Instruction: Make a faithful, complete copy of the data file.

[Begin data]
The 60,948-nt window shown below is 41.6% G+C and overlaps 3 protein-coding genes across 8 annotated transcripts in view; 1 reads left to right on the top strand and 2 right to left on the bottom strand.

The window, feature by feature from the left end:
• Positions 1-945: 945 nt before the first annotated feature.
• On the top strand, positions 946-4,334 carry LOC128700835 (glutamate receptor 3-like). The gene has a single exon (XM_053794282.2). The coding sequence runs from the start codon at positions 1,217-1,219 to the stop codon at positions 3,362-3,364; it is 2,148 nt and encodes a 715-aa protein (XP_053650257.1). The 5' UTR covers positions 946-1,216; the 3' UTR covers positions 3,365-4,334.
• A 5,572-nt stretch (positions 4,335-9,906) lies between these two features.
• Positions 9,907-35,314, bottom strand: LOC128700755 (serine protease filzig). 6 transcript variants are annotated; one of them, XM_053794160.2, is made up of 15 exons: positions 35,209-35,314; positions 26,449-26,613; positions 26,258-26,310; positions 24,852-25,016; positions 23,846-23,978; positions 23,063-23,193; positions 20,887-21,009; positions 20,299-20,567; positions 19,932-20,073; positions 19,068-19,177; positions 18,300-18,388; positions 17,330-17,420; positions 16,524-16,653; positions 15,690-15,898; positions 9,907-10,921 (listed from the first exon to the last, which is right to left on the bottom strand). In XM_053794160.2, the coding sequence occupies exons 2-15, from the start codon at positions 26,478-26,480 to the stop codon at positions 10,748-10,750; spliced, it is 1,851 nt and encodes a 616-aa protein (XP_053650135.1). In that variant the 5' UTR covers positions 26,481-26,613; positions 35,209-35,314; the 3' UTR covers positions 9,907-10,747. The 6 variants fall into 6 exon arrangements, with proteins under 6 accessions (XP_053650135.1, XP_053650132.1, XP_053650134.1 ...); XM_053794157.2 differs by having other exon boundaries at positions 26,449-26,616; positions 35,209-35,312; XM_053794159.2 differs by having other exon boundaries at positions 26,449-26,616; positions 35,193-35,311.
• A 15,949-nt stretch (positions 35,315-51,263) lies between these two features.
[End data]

The 60,948-nt window shown below is 41.6% G+C and overlaps 3 protein-coding genes across 8 annotated transcripts in view; 1 reads left to right on the top strand and 2 right to left on the bottom strand.

The window, feature by feature from the left end:
• Positions 1-945: 945 nt before the first annotated feature.
• On the top strand, positions 946-4,334 carry LOC128700835 (glutamate receptor 3-like). The gene has a single exon (XM_053794282.2). The coding sequence runs from the start codon at positions 1,217-1,219 to the stop codon at positions 3,362-3,364; it is 2,148 nt and encodes a 715-aa protein (XP_053650257.1). The 5' UTR covers positions 946-1,216; the 3' UTR covers positions 3,365-4,334.
• A 5,572-nt stretch (positions 4,335-9,906) lies between these two features.
• Positions 9,907-35,314, bottom strand: LOC128700755 (serine protease filzig). 6 transcript variants are annotated; one of them, XM_053794160.2, is made up of 15 exons: positions 35,209-35,314; positions 26,449-26,613; positions 26,258-26,310; positions 24,852-25,016; positions 23,846-23,978; positions 23,063-23,193; positions 20,887-21,009; positions 20,299-20,567; positions 19,932-20,073; positions 19,068-19,177; positions 18,300-18,388; positions 17,330-17,420; positions 16,524-16,653; positions 15,690-15,898; positions 9,907-10,921 (listed from the first exon to the last, which is right to left on the bottom strand). In XM_053794160.2, the coding sequence occupies exons 2-15, from the start codon at positions 26,478-26,480 to the stop codon at positions 10,748-10,750; spliced, it is 1,851 nt and encodes a 616-aa protein (XP_053650135.1). In that variant the 5' UTR covers positions 26,481-26,613; positions 35,209-35,314; the 3' UTR covers positions 9,907-10,747. The 6 variants fall into 6 exon arrangements, with proteins under 6 accessions (XP_053650135.1, XP_053650132.1, XP_053650134.1 ...); XM_053794157.2 differs by having other exon boundaries at positions 26,449-26,616; positions 35,209-35,312; XM_053794159.2 differs by having other exon boundaries at positions 26,449-26,616; positions 35,193-35,311.
• A 15,949-nt stretch (positions 35,315-51,263) lies between these two features.